Background: Many hospitals set targets for discharging patients before noon in efforts to optimize patient throughput. However, discharge before noon (DCBN) has been associated with increased length of stay (LOS) in an adult population. The relationship between discharge time of day and LOS in pediatric patients is uncertain. This study aims to evaluate the relationship between DCBN and LOS in pediatric patients.
Methods: We conducted a retrospective analysis of pediatric medical and surgical discharges from a single academic medical center from May 2014 through March 2017. LOS was defined as discharge date and time minus admission date and time. DCBN was defined as a discharge after 8:00am and before noon. Newborns, patients that died, and patients with LOS less than two days or greater than two standard deviations from the discharge service’s mean LOS were excluded.
We used t-tests and χ2 tests to compare baseline demographic and clinical characteristics of DCBN. Multivariate ordinary least squares models were used to evaluate the association between DCBN and LOS. After running an unadjusted model, we included covariates that correlated with DCBN at P < .05 and the covariate sex for reasons of face validity and clustered on discharge attending to adjust standard errors. All covariates are given in Table 1. Our institutional review board approved this study.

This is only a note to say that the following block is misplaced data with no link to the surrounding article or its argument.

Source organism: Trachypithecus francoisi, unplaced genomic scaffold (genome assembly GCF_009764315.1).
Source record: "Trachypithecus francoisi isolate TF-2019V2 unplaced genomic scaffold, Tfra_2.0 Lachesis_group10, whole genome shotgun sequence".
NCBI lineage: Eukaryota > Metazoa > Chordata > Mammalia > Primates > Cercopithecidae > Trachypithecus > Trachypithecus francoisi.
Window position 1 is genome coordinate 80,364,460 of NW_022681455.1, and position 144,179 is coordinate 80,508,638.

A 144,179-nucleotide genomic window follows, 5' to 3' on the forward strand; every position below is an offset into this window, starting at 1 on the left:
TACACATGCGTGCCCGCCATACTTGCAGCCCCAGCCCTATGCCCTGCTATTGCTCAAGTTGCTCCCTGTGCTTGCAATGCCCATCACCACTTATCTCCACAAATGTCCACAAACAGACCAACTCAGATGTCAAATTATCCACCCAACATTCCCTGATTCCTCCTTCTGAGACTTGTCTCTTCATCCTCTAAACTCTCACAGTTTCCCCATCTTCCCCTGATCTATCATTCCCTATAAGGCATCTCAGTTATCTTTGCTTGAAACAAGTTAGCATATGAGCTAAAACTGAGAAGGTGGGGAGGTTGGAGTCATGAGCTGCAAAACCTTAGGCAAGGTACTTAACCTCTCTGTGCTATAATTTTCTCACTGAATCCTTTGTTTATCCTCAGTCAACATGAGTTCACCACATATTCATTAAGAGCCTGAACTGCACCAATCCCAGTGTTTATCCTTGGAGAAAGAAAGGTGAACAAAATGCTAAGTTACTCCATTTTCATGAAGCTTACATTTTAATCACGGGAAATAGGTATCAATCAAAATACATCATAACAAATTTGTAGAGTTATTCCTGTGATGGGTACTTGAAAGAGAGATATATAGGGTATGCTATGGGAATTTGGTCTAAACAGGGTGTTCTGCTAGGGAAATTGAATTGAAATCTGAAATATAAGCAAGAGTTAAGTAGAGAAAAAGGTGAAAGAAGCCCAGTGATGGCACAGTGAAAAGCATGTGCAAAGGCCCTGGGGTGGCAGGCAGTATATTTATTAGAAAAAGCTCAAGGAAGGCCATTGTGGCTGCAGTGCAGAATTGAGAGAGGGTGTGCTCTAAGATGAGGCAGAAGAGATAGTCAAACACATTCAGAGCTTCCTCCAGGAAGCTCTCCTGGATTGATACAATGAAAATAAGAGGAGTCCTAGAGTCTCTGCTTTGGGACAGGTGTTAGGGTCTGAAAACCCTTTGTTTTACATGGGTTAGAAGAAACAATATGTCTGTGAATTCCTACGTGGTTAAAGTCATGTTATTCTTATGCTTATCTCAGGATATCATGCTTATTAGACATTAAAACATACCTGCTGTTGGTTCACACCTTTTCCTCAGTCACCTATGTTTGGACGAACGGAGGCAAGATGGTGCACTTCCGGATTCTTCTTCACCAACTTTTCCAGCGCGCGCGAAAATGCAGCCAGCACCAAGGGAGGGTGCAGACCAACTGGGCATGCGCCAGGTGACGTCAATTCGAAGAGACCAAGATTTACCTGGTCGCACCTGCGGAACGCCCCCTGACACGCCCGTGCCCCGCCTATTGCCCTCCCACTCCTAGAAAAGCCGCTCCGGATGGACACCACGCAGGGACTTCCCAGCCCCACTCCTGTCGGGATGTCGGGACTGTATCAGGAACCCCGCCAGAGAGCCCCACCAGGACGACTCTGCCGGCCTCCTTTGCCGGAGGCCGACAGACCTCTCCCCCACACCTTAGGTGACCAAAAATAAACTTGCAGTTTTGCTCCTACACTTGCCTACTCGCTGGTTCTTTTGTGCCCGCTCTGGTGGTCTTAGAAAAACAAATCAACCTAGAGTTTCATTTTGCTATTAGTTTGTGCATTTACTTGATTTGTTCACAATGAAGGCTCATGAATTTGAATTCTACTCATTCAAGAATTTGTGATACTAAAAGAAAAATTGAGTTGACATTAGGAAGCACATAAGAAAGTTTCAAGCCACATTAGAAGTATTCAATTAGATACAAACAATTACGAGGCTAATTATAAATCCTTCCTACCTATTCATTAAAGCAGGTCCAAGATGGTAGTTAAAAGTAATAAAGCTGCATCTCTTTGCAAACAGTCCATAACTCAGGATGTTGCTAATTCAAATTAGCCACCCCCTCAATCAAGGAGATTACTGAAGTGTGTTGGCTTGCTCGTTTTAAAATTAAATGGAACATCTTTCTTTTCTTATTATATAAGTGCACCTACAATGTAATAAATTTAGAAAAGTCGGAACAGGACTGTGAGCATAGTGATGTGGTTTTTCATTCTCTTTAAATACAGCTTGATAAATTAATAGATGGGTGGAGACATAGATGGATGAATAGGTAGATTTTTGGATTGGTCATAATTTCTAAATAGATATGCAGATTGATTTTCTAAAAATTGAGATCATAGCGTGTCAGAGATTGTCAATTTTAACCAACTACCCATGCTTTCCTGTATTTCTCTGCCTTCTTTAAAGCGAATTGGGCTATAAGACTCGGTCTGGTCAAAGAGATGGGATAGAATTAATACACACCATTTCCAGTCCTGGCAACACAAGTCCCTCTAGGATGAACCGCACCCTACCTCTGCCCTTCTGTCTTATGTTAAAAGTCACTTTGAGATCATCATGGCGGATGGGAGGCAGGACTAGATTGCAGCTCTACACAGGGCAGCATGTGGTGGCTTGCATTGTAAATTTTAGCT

Results: A total of 8,720 unique patient encounters were included in the study. We observed 1,612 discharges before noon and 7,108 discharges after noon with a median LOS of 3.88 and a median case mix index (CMI) of 1.19. The characteristics of the patient encounters discharged before and after noon are shown in Table 1.
DCBN was associated with a .23 day shorter LOS as compared to discharge after noon (P=.019) when controlling for age, sex, race, ethnicity, surgical discharge service, weekend discharge, CMI, insurance type, and discharge disposition. Surgical and weekend discharges were associated with a 1.5 and .7 day decrease in LOS, respectively, both significant at P <.001. CMI and Medicaid insurance type were associated with a .82 and .4 day increase in LOS respectively, both significant at P <.001.
Conclusions: Children with DCBN in our institution had a shorter LOS when controlling for other factors associated with LOS. This finding contradicts data from adult patients suggesting that DCBN was associated with longer LOS. Associations of DCBN and LOS in different patient populations and causal relationships should be explored to optimize patient flow and hospital utilization.